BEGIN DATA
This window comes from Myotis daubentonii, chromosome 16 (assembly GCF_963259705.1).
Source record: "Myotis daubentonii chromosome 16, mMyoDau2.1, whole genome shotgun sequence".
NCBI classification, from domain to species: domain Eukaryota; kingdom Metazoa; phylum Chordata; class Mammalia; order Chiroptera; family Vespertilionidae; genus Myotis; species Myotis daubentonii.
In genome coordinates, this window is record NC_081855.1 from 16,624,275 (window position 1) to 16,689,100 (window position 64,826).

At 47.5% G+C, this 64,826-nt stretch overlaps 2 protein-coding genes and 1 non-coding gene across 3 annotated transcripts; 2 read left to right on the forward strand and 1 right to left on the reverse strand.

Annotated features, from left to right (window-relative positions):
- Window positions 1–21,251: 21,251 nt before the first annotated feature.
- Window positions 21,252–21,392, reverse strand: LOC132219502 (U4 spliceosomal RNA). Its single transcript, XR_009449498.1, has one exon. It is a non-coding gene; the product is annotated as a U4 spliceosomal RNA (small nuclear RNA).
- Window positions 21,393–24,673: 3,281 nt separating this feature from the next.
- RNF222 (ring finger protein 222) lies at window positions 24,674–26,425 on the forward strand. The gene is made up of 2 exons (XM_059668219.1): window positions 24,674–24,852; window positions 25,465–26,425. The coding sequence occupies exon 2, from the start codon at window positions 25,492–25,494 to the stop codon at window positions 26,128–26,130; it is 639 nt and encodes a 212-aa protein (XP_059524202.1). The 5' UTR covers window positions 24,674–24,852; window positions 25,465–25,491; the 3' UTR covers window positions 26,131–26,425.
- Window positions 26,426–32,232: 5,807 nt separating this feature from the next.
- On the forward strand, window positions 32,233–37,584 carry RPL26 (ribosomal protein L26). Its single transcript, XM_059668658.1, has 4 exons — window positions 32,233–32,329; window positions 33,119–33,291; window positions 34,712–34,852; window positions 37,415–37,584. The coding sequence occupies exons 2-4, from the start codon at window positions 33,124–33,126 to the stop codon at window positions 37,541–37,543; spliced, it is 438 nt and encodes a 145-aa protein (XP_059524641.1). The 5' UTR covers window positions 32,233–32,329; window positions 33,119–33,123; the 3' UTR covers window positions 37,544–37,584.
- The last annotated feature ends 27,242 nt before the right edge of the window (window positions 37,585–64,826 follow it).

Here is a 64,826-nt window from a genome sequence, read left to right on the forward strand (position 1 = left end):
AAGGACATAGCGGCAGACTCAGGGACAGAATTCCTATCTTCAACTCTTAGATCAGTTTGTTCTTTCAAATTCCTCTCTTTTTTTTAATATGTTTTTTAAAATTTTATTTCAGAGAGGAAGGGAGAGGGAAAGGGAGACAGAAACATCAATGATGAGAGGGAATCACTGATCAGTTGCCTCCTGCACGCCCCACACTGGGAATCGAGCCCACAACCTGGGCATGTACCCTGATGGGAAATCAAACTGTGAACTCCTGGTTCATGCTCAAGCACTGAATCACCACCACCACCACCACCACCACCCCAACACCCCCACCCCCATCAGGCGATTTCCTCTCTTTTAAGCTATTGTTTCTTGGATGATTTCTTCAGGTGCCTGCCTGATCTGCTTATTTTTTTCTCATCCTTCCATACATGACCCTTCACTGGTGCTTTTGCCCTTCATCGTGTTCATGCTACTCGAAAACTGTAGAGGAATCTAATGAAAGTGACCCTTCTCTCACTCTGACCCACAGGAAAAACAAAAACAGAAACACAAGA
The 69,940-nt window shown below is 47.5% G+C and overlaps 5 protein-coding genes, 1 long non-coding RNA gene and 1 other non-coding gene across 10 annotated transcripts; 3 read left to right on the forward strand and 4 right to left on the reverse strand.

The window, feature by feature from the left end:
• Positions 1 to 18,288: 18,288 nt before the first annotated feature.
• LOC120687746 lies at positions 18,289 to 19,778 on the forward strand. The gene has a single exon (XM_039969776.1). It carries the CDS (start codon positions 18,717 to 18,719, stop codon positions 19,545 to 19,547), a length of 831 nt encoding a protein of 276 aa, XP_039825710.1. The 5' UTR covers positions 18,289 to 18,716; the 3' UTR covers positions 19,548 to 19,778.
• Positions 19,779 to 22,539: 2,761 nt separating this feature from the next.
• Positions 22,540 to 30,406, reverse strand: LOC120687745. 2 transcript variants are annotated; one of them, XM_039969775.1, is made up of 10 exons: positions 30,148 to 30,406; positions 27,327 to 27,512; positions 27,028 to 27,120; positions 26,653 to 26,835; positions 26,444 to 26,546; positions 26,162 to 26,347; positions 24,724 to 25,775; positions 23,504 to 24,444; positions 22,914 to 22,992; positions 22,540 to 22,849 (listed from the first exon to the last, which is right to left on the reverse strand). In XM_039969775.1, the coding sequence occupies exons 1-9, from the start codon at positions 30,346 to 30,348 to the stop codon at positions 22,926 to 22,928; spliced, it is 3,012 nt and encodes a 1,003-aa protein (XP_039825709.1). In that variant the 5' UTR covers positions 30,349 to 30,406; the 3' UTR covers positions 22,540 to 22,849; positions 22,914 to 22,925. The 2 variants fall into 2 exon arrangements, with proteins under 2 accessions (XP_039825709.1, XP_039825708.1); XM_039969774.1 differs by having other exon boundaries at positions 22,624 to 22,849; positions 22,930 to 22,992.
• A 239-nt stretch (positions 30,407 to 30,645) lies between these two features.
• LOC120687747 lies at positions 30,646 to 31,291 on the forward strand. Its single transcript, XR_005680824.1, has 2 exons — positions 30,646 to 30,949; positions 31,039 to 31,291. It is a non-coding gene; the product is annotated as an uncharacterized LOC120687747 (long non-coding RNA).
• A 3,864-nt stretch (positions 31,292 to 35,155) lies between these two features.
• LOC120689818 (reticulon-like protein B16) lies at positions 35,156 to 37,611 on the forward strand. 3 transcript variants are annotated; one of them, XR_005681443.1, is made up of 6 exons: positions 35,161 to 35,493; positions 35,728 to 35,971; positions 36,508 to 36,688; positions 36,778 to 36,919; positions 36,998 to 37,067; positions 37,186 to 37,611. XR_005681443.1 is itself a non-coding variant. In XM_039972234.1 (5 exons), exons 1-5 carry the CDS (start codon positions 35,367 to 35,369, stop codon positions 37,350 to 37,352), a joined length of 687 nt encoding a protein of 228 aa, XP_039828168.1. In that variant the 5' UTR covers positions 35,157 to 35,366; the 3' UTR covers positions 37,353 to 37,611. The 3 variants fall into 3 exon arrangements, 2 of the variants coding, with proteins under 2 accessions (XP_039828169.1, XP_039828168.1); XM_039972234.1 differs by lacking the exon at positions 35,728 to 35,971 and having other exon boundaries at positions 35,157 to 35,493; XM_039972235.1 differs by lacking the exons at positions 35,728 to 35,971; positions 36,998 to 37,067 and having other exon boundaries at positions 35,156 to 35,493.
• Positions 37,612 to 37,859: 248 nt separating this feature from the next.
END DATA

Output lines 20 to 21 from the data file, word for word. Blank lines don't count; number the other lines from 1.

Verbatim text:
• Positions 19,779 to 22,539: 2,761 nt separating this feature from the next.
• Positions 22,540 to 30,406, reverse strand: LOC120687745. 2 transcript variants are annotated; one of them, XM_039969775.1, is made up of 10 exons: positions 30,148 to 30,406; positions 27,327 to 27,512; positions 27,028 to 27,120; positions 26,653 to 26,835; positions 26,444 to 26,546; positions 26,162 to 26,347; positions 24,724 to 25,775; positions 23,504 to 24,444; positions 22,914 to 22,992; positions 22,540 to 22,849 (listed from the first exon to the last, which is right to left on the reverse strand). In XM_039969775.1, the coding sequence occupies exons 1-9, from the start codon at positions 30,346 to 30,348 to the stop codon at positions 22,926 to 22,928; spliced, it is 3,012 nt and encodes a 1,003-aa protein (XP_039825709.1). In that variant the 5' UTR covers positions 30,349 to 30,406; the 3' UTR covers positions 22,540 to 22,849; positions 22,914 to 22,925. The 2 variants fall into 2 exon arrangements, with proteins under 2 accessions (XP_039825709.1, XP_039825708.1); XM_039969774.1 differs by having other exon boundaries at positions 22,624 to 22,849; positions 22,930 to 22,992.